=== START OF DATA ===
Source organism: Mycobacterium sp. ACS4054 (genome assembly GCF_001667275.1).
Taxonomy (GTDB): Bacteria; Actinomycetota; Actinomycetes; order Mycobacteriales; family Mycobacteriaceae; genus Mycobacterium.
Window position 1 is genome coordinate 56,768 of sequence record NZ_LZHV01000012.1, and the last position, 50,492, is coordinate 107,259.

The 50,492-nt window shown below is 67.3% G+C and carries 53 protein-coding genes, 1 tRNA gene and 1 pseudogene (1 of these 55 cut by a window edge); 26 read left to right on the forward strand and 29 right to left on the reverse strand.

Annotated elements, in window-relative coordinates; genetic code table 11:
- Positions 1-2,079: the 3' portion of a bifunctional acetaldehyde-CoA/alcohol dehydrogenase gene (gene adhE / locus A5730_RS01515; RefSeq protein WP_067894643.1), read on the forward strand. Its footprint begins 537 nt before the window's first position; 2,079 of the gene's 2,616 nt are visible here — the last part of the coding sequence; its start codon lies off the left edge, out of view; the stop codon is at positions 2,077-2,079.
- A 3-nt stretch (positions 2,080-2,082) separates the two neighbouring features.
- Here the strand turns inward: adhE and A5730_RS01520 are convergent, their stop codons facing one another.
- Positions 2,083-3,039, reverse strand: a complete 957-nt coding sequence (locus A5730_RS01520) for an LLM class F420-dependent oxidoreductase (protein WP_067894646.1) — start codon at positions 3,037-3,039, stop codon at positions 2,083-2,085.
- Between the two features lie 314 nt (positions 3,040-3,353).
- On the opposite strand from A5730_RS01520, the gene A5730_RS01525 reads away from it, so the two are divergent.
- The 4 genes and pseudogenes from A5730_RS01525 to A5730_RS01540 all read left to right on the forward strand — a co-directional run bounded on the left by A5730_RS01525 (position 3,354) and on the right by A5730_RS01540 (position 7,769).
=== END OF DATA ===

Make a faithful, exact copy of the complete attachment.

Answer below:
Source organism: Mycobacterium sp. ACS4054 (genome assembly GCF_001667275.1).
Taxonomy (GTDB): Bacteria; Actinomycetota; Actinomycetes; order Mycobacteriales; family Mycobacteriaceae; genus Mycobacterium.
Window position 1 is genome coordinate 56,768 of sequence record NZ_LZHV01000012.1, and the last position, 50,492, is coordinate 107,259.

The 50,492-nt window shown below is 67.3% G+C and carries 53 protein-coding genes, 1 tRNA gene and 1 pseudogene (1 of these 55 cut by a window edge); 26 read left to right on the forward strand and 29 right to left on the reverse strand.

Annotated elements, in window-relative coordinates; genetic code table 11:
- Positions 1-2,079: the 3' portion of a bifunctional acetaldehyde-CoA/alcohol dehydrogenase gene (gene adhE / locus A5730_RS01515; RefSeq protein WP_067894643.1), read on the forward strand. Its footprint begins 537 nt before the window's first position; 2,079 of the gene's 2,616 nt are visible here — the last part of the coding sequence; its start codon lies off the left edge, out of view; the stop codon is at positions 2,077-2,079.
- A 3-nt stretch (positions 2,080-2,082) separates the two neighbouring features.
- Here the strand turns inward: adhE and A5730_RS01520 are convergent, their stop codons facing one another.
- Positions 2,083-3,039, reverse strand: a complete 957-nt coding sequence (locus A5730_RS01520) for an LLM class F420-dependent oxidoreductase (protein WP_067894646.1) — start codon at positions 3,037-3,039, stop codon at positions 2,083-2,085.
- Between the two features lie 314 nt (positions 3,040-3,353).
- On the opposite strand from A5730_RS01520, the gene A5730_RS01525 reads away from it, so the two are divergent.
- The 4 genes and pseudogenes from A5730_RS01525 to A5730_RS01540 all read left to right on the forward strand — a co-directional run bounded on the left by A5730_RS01525 (position 3,354) and on the right by A5730_RS01540 (position 7,769).